Sire: Tapit

Comment: Another who’s not currently nominated to the Triple Crown, Rafting won the Smooth Air Stakes to conclude his juvenile campaign and finished second in the Sam F. Davis stakes for his seasonal debut. He could return in the Tampa Bay Derby.

  1. Discreetness

Trainer: William Fires

Sire: Discreet Cat

Comment: Winner of the Springboard Mile and the Smarty Jones Stakes, he raced extremely wide in the Southwest, where he finished seventh. Although he’s certainly a notch or two beneath the division leaders, he’s better than that Southwest finish suggests and could make amends in the Rebel.

  1. Rally Cry

Trainer: Todd Pletcher

Sire: Uncle Mo

Comment: An impressive maiden winner, he was a troubled third behind Shagaf at Gulfstream. He’ll make his stakes debut Saturday in the Gotham.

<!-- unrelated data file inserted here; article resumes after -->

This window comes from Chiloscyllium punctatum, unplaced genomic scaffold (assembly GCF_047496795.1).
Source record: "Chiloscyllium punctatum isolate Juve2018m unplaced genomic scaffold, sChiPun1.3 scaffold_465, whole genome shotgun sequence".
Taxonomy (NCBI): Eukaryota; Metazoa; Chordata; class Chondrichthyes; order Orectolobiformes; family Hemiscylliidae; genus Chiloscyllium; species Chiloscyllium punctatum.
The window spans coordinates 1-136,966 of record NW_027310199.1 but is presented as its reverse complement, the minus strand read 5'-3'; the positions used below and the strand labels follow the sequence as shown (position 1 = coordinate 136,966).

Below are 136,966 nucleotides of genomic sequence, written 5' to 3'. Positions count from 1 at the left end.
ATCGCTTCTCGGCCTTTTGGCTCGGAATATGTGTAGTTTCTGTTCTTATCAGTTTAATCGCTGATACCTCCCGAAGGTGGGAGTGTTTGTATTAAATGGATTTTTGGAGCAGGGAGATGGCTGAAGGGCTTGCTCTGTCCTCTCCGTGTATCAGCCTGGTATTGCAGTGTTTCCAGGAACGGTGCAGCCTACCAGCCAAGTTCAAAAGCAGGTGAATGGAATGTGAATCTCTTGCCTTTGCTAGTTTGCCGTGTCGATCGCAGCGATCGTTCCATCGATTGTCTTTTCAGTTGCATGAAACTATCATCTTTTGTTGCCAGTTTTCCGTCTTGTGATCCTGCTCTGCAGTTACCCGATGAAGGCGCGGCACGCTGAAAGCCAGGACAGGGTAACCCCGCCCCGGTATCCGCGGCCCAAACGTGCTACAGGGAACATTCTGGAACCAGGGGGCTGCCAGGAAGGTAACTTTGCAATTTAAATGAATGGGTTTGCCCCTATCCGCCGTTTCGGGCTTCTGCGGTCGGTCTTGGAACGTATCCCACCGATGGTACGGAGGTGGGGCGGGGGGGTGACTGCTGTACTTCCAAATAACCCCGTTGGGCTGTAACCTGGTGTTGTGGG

1. Boalt Hall

Trainer: Todd Pletcher

Sire: Scat Daddy

Comment: A $360,000 yearling, Boalt Hall won his debut in style at Gulfstream Park. He’s probably too far behind to make his way to Kentucky, but he appears to have potential and could make some noise down the road.

  1. Cocked And Loaded

Trainer: Larry Rivelli

Sire: Colonel John

Comment: He appears to be a notch below the best of the group, having finished fifth in the Breeders’ Cup Juvenile. But he’s a hart-trying type and won last year’s Iroquois Stakes at Churchill. He has been training at Tampa Bay.

  1. Vorticity

Trainer: J. L. Lawrence

Sire: Distorted Humor

Comment: Second in both the Jerome and Withers, he’s a hard-trying sort who’ll soon return to the winner’s circle when he finds the right company. He has been training at the Fair Hill Center in Maryland.

  1. Catapult

Trainer: Chad Brown

Sire: Kitten’s Joy

Comment: He’ll probably stay on the turf, where he won his debut in October at Belmont, but Turfway’s Spiral is always a possibility for such horses. He’s training steadily in Florida.